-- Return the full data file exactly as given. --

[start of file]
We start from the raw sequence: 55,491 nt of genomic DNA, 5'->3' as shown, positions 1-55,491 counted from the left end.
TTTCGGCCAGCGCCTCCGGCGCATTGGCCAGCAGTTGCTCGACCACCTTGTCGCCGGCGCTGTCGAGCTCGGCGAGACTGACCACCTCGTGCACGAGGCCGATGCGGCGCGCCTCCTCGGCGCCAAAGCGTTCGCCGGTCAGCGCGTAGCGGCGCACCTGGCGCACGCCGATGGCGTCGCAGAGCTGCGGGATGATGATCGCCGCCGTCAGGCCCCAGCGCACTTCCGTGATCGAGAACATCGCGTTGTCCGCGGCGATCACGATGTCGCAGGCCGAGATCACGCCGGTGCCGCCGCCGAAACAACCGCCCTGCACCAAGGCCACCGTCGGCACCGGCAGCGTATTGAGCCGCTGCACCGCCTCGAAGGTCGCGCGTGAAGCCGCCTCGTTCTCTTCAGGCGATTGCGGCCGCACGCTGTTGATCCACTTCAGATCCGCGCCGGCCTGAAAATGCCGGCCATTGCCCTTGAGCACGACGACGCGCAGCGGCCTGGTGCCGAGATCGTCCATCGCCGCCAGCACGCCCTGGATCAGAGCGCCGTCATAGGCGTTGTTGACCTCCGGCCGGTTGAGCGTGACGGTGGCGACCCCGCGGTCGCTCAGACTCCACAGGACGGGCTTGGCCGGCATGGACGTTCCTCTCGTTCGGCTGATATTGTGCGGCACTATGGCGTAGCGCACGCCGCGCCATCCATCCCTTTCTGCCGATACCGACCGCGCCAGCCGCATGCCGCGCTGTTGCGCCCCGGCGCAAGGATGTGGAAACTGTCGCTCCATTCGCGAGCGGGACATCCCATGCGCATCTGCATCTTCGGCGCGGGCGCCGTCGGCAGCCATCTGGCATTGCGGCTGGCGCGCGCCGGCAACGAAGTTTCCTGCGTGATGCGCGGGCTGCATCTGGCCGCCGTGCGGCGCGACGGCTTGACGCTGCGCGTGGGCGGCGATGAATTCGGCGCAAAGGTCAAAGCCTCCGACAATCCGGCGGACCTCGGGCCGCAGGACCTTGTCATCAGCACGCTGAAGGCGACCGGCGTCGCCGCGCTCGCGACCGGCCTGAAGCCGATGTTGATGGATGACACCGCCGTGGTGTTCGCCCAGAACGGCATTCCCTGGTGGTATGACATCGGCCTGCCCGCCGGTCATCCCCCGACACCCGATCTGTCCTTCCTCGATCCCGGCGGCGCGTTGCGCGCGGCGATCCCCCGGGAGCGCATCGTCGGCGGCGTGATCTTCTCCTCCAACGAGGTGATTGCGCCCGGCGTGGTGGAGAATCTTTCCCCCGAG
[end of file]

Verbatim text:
We start from the raw sequence: 55,491 nt of genomic DNA, 5'->3' as shown, positions 1-55,491 counted from the left end.
TTTCGGCCAGCGCCTCCGGCGCATTGGCCAGCAGTTGCTCGACCACCTTGTCGCCGGCGCTGTCGAGCTCGGCGAGACTGACCACCTCGTGCACGAGGCCGATGCGGCGCGCCTCCTCGGCGCCAAAGCGTTCGCCGGTCAGCGCGTAGCGGCGCACCTGGCGCACGCCGATGGCGTCGCAGAGCTGCGGGATGATGATCGCCGCCGTCAGGCCCCAGCGCACTTCCGTGATCGAGAACATCGCGTTGTCCGCGGCGATCACGATGTCGCAGGCCGAGATCACGCCGGTGCCGCCGCCGAAACAACCGCCCTGCACCAAGGCCACCGTCGGCACCGGCAGCGTATTGAGCCGCTGCACCGCCTCGAAGGTCGCGCGTGAAGCCGCCTCGTTCTCTTCAGGCGATTGCGGCCGCACGCTGTTGATCCACTTCAGATCCGCGCCGGCCTGAAAATGCCGGCCATTGCCCTTGAGCACGACGACGCGCAGCGGCCTGGTGCCGAGATCGTCCATCGCCGCCAGCACGCCCTGGATCAGAGCGCCGTCATAGGCGTTGTTGACCTCCGGCCGGTTGAGCGTGACGGTGGCGACCCCGCGGTCGCTCAGACTCCACAGGACGGGCTTGGCCGGCATGGACGTTCCTCTCGTTCGGCTGATATTGTGCGGCACTATGGCGTAGCGCACGCCGCGCCATCCATCCCTTTCTGCCGATACCGACCGCGCCAGCCGCATGCCGCGCTGTTGCGCCCCGGCGCAAGGATGTGGAAACTGTCGCTCCATTCGCGAGCGGGACATCCCATGCGCATCTGCATCTTCGGCGCGGGCGCCGTCGGCAGCCATCTGGCATTGCGGCTGGCGCGCGCCGGCAACGAAGTTTCCTGCGTGATGCGCGGGCTGCATCTGGCCGCCGTGCGGCGCGACGGCTTGACGCTGCGCGTGGGCGGCGATGAATTCGGCGCAAAGGTCAAAGCCTCCGACAATCCGGCGGACCTCGGGCCGCAGGACCTTGTCATCAGCACGCTGAAGGCGACCGGCGTCGCCGCGCTCGCGACCGGCCTGAAGCCGATGTTGATGGATGACACCGCCGTGGTGTTCGCCCAGAACGGCATTCCCTGGTGGTATGACATCGGCCTGCCCGCCGGTCATCCCCCGACACCCGATCTGTCCTTCCTCGATCCCGGCGGCGCGTTGCGCGCGGCGATCCCCCGGGAGCGCATCGTCGGCGGCGTGATCTTCTCCTCCAACGAGGTGATTGCGCCCGGCGTGGTGGAGAATCTTTCCCCCGAG